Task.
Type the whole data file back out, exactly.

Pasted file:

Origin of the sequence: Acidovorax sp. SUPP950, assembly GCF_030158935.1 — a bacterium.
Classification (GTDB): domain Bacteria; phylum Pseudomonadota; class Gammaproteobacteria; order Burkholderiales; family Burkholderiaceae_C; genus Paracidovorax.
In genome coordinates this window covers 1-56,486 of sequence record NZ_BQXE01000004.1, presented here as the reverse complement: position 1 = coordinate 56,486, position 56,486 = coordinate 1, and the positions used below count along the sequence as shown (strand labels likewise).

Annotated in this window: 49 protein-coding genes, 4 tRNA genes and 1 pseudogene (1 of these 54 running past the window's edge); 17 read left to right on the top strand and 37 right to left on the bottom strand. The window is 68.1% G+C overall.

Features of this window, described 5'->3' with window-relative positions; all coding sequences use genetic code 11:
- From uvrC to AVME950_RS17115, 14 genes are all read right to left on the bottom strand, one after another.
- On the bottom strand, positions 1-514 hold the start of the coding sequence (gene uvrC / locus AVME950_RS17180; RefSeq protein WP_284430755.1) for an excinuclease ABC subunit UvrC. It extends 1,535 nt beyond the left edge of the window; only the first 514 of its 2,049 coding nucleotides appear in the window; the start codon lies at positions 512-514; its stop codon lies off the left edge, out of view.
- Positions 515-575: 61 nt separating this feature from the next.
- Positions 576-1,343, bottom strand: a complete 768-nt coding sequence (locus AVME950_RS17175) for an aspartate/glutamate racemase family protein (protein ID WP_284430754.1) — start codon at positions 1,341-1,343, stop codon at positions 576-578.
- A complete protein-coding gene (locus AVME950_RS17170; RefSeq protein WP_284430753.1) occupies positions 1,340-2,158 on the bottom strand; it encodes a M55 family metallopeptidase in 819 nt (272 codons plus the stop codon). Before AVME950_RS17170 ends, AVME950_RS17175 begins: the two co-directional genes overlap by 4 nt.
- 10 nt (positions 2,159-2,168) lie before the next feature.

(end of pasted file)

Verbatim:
Origin of the sequence: Acidovorax sp. SUPP950, assembly GCF_030158935.1 — a bacterium.
Classification (GTDB): domain Bacteria; phylum Pseudomonadota; class Gammaproteobacteria; order Burkholderiales; family Burkholderiaceae_C; genus Paracidovorax.
In genome coordinates this window covers 1-56,486 of sequence record NZ_BQXE01000004.1, presented here as the reverse complement: position 1 = coordinate 56,486, position 56,486 = coordinate 1, and the positions used below count along the sequence as shown (strand labels likewise).

Annotated in this window: 49 protein-coding genes, 4 tRNA genes and 1 pseudogene (1 of these 54 running past the window's edge); 17 read left to right on the top strand and 37 right to left on the bottom strand. The window is 68.1% G+C overall.

Features of this window, described 5'->3' with window-relative positions; all coding sequences use genetic code 11:
- From uvrC to AVME950_RS17115, 14 genes are all read right to left on the bottom strand, one after another.
- On the bottom strand, positions 1-514 hold the start of the coding sequence (gene uvrC / locus AVME950_RS17180; RefSeq protein WP_284430755.1) for an excinuclease ABC subunit UvrC. It extends 1,535 nt beyond the left edge of the window; only the first 514 of its 2,049 coding nucleotides appear in the window; the start codon lies at positions 512-514; its stop codon lies off the left edge, out of view.
- Positions 515-575: 61 nt separating this feature from the next.
- Positions 576-1,343, bottom strand: a complete 768-nt coding sequence (locus AVME950_RS17175) for an aspartate/glutamate racemase family protein (protein ID WP_284430754.1) — start codon at positions 1,341-1,343, stop codon at positions 576-578.
- A complete protein-coding gene (locus AVME950_RS17170; RefSeq protein WP_284430753.1) occupies positions 1,340-2,158 on the bottom strand; it encodes a M55 family metallopeptidase in 819 nt (272 codons plus the stop codon). Before AVME950_RS17170 ends, AVME950_RS17175 begins: the two co-directional genes overlap by 4 nt.
- 10 nt (positions 2,159-2,168) lie before the next feature.